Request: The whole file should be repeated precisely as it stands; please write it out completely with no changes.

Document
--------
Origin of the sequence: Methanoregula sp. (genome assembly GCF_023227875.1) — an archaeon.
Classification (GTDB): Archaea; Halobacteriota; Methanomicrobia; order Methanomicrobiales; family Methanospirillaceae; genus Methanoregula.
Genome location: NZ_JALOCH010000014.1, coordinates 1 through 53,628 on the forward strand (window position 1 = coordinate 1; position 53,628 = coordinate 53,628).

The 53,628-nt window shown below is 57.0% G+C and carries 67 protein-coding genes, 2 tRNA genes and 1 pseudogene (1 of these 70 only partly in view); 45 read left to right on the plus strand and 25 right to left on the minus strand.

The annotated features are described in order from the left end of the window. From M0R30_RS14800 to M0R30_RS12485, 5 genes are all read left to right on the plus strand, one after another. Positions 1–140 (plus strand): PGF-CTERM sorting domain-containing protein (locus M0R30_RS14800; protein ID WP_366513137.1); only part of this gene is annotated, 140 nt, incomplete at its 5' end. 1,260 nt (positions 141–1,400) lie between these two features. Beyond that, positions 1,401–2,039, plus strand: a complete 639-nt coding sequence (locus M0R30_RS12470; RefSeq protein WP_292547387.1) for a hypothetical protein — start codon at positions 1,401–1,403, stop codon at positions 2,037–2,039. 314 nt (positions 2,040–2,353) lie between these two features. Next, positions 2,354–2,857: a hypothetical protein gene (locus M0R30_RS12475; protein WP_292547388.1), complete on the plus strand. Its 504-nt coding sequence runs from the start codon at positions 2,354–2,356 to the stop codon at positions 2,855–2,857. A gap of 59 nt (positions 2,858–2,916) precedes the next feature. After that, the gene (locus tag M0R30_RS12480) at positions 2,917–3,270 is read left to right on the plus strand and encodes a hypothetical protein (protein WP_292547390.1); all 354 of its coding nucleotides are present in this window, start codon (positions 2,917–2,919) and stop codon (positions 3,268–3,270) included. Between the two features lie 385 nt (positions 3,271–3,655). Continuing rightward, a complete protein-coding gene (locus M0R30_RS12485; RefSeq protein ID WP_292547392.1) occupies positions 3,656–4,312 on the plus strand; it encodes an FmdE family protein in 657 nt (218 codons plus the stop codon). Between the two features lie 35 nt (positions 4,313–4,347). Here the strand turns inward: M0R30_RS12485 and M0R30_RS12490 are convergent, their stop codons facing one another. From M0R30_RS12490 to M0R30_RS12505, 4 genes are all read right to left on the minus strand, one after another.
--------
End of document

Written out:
Origin of the sequence: Methanoregula sp. (genome assembly GCF_023227875.1) — an archaeon.
Classification (GTDB): Archaea; Halobacteriota; Methanomicrobia; order Methanomicrobiales; family Methanospirillaceae; genus Methanoregula.
Genome location: NZ_JALOCH010000014.1, coordinates 1 through 53,628 on the forward strand (window position 1 = coordinate 1; position 53,628 = coordinate 53,628).

The 53,628-nt window shown below is 57.0% G+C and carries 67 protein-coding genes, 2 tRNA genes and 1 pseudogene (1 of these 70 only partly in view); 45 read left to right on the plus strand and 25 right to left on the minus strand.

The annotated features are described in order from the left end of the window. From M0R30_RS14800 to M0R30_RS12485, 5 genes are all read left to right on the plus strand, one after another. Positions 1–140 (plus strand): PGF-CTERM sorting domain-containing protein (locus M0R30_RS14800; protein ID WP_366513137.1); only part of this gene is annotated, 140 nt, incomplete at its 5' end. 1,260 nt (positions 141–1,400) lie between these two features. Beyond that, positions 1,401–2,039, plus strand: a complete 639-nt coding sequence (locus M0R30_RS12470; RefSeq protein WP_292547387.1) for a hypothetical protein — start codon at positions 1,401–1,403, stop codon at positions 2,037–2,039. 314 nt (positions 2,040–2,353) lie between these two features. Next, positions 2,354–2,857: a hypothetical protein gene (locus M0R30_RS12475; protein WP_292547388.1), complete on the plus strand. Its 504-nt coding sequence runs from the start codon at positions 2,354–2,356 to the stop codon at positions 2,855–2,857. A gap of 59 nt (positions 2,858–2,916) precedes the next feature. After that, the gene (locus tag M0R30_RS12480) at positions 2,917–3,270 is read left to right on the plus strand and encodes a hypothetical protein (protein WP_292547390.1); all 354 of its coding nucleotides are present in this window, start codon (positions 2,917–2,919) and stop codon (positions 3,268–3,270) included. Between the two features lie 385 nt (positions 3,271–3,655). Continuing rightward, a complete protein-coding gene (locus M0R30_RS12485; RefSeq protein ID WP_292547392.1) occupies positions 3,656–4,312 on the plus strand; it encodes an FmdE family protein in 657 nt (218 codons plus the stop codon). Between the two features lie 35 nt (positions 4,313–4,347). Here the strand turns inward: M0R30_RS12485 and M0R30_RS12490 are convergent, their stop codons facing one another. From M0R30_RS12490 to M0R30_RS12505, 4 genes are all read right to left on the minus strand, one after another.